Taylor Swift: ‘Shake It Off’ Lawsuit Alleges Singer Stole Lyrics For Her Hit Song [Video]
What happens when you are an artist who has one of the most acclaimed songs of the year? Well, besides amassing millions of dollars and gaining millions of views on YouTube, your haters are multiplied by a thousand. Taylor Swift knows this all too well, and she has just been sued by one of them. According to a report from Billboard, an unpopular R&B singer, Jesse Braham, has reportedly filed a lawsuit claiming Swift stole the lyrics for her hugely-popular hit, “Shake It Off,” from a song he wrote in 2013 called “Haters Gone Hate.” In addition to the $42 million he’s demanding, Braham wants his name added as a writer on Swift’s song.
Since her arrival on the music scene, Taylor Swift has not only monopolized almost all youth awards, but she has gained a legion of fans who have catapulted her songs to No. 1 in sales. But the originality of her 2014 song “Shake It Off” is now in doubt. According to the allegations of Braham, Swift stole the chorus of the anthem (“Cause the players gonna play, play, play, play, play / And the haters gonna hate, hate, hate, hate, hate”) from his song, “Haters Gone Hate.”
The chorus to Braham’s work features the following lyrics. “Haters gone hate, playas gone play. Watch out for them fakers, they’ll fake you everyday.”
Speaking with New York Daily News, Braham issued the below statement regarding his “Shake It Off” lawsuit.
“Her hook is the same hook as mine,” he told the site. “If I didn’t write the song ‘Haters Gone Hate,’ there wouldn’t be a song called ‘Shake It Off.’ ” He also said that “there is no way Swift came up with those lyrics independently of his song.”
Upon listening to Braham’s song, many might conclude that the two songs sound nothing alike. Echoing this sentiment, a legal source recently spoke on the seemingly frivolous lawsuit to Perez Hilton.
“Mr. Braham, who is representing himself, cannot claim copyright protection for the phrases ‘haters gone hate’ and ‘playas gone play’ because the Copyright Act does not protect short phrases and these phrases are not original to him,” the source explained. “In addition, and most damning to Mr. Braham’s claim, the two songs have absolutely nothing in common.”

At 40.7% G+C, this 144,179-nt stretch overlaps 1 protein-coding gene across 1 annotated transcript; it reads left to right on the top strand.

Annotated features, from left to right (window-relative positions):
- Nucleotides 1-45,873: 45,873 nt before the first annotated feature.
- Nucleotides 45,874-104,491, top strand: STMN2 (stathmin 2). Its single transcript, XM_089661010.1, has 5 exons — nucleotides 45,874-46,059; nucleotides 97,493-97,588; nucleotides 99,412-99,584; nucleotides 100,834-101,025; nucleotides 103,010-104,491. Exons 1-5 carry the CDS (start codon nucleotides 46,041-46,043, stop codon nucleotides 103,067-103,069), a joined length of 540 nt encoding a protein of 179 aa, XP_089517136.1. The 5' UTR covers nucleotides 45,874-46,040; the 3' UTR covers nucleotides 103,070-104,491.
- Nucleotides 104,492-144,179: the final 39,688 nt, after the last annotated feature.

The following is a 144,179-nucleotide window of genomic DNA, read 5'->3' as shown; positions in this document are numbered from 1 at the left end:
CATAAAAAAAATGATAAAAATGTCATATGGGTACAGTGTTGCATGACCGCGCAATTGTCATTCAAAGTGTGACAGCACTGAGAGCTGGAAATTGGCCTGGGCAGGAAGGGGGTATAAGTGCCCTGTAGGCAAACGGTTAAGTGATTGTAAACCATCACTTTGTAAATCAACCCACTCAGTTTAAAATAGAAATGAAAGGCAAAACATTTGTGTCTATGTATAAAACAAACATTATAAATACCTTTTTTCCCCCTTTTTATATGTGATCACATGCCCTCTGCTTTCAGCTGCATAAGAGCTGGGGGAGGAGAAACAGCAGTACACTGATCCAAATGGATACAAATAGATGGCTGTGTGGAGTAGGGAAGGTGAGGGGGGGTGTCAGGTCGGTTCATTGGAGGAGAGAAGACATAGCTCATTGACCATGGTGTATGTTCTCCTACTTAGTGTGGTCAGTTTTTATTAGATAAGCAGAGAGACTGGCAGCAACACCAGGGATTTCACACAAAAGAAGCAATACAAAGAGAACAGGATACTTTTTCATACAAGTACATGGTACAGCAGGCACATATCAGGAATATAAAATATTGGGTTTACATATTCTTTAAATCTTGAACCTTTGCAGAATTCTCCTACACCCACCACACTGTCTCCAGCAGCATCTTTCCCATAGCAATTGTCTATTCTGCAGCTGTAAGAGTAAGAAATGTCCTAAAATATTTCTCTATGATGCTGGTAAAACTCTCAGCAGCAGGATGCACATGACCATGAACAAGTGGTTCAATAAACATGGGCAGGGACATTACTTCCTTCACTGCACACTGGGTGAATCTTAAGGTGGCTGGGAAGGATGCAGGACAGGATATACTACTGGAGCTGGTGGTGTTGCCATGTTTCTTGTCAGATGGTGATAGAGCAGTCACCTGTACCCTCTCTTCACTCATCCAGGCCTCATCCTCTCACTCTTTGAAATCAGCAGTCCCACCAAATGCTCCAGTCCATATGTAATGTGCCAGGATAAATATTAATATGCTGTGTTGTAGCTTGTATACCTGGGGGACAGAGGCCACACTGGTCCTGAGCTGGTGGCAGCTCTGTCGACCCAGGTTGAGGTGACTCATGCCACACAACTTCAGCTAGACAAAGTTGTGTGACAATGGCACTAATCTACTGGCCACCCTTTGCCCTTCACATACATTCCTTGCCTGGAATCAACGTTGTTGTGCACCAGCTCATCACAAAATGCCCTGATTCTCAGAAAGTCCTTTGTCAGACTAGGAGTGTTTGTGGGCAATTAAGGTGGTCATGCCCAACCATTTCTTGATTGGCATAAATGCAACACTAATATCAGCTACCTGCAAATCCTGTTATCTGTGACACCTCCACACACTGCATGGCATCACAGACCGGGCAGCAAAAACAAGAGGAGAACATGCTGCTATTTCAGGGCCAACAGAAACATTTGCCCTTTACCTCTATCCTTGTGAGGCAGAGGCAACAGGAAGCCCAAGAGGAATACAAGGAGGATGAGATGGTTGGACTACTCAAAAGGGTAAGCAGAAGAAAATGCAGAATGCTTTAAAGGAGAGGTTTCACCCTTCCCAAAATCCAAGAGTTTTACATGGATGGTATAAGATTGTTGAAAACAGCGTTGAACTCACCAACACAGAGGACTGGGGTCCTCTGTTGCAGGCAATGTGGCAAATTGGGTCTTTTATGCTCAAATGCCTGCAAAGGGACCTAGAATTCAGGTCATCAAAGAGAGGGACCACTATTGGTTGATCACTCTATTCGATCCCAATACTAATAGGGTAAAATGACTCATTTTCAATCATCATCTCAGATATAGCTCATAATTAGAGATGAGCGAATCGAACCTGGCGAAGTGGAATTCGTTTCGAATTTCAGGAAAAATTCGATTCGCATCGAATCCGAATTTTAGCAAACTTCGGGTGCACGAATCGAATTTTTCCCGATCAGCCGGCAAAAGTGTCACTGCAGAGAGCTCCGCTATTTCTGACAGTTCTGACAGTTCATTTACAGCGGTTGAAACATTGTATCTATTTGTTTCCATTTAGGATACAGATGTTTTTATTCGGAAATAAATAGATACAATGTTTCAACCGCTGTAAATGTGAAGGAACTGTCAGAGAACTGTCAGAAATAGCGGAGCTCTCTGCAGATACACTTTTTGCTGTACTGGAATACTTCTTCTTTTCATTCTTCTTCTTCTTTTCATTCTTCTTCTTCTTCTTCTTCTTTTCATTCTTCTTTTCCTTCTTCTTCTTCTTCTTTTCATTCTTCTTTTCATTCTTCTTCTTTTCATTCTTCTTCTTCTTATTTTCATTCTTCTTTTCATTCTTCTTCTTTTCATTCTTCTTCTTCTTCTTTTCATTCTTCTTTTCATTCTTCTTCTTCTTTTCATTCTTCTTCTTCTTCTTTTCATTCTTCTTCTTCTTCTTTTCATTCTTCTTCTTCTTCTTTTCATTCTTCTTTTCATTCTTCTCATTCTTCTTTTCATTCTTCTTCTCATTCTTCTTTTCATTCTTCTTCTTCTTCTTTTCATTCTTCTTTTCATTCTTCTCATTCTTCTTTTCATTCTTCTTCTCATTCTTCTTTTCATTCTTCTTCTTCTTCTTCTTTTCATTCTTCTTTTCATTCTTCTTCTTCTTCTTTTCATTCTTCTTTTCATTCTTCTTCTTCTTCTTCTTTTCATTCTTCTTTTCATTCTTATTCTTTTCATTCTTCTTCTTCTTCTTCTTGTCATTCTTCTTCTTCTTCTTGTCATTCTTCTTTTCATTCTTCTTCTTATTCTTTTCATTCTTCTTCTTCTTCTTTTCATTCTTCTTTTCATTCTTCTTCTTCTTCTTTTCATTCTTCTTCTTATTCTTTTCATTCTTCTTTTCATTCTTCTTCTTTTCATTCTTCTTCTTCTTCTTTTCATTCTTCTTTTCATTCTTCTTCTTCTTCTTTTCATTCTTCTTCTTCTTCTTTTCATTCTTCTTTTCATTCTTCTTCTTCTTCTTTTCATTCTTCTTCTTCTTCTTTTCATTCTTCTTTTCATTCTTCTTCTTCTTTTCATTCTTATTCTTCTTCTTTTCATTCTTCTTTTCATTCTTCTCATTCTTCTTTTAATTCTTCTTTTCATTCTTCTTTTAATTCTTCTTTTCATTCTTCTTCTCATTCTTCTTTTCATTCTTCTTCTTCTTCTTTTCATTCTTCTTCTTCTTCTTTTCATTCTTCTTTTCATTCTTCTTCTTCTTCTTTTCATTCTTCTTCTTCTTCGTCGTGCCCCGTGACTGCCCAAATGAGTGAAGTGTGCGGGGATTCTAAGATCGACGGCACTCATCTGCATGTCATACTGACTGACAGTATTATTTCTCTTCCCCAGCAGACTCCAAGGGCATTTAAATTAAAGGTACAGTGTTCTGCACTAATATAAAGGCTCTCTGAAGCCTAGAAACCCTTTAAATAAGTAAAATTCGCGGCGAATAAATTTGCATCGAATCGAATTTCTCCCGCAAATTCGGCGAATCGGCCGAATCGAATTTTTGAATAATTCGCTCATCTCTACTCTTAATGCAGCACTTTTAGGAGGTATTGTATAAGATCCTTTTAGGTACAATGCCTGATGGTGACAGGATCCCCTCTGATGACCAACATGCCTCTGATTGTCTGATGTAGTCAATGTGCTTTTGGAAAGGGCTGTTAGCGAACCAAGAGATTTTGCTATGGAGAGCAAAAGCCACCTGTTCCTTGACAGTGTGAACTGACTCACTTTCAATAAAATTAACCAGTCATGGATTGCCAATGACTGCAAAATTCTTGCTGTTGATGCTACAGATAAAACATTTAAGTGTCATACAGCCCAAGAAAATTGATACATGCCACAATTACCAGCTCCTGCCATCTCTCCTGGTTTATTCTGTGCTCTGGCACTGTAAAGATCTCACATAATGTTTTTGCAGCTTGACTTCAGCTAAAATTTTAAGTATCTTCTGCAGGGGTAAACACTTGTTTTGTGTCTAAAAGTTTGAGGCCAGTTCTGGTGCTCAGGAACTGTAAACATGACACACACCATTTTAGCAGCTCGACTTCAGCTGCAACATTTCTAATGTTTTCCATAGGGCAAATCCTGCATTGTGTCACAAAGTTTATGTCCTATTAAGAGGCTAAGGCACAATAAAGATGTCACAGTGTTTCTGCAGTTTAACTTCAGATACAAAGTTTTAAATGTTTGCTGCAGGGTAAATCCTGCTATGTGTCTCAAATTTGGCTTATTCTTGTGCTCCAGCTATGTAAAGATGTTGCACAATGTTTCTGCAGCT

The New York Daily News said in their report that the 50-year-old musician, whose stage name is Jesse Graham, first recognized the similarity between the two songs a few months go when he saw Taylor Swift perform “Shake It Off” on The Ellen DeGeneres Show, and has since spoken to reps from Sony and Swift’s record label, Big Machine, four or five times.
The report states that Jesse Braham’s pleas for compensation began modestly enough. He asked to be named as a writer on “Shake It Off,” and also requested that Swift take a selfie with him. However, to his dismay, the 25-year-old star’s team repeatedly dismissed his requests due to the fact that they felt his claim to ownership had no merit. After he was brushed off and denied several times, he chose to file the lawsuit.
This isn’t the first time Taylor Swift has been sued by a person claiming the “Bad Blood” singer ripped off something from them. As reported by Page Six earlier this year, California-based clothing brand Lucky 13 filed a lawsuit against Swift after they realized Swift was selling shirts and greeting cards with “Lucky 13” on them, which is in reference to her birth date and favorite number.
Swift was engaged in a nasty battle with Robert Kloetzly, the company’s owner, and Kloetzly reportedly demanded that she turn over any promotional photos or videos that show “partially visible” parts of her breasts or buttocks.
[Image via Tim Boyles / Getty Images Entertainment]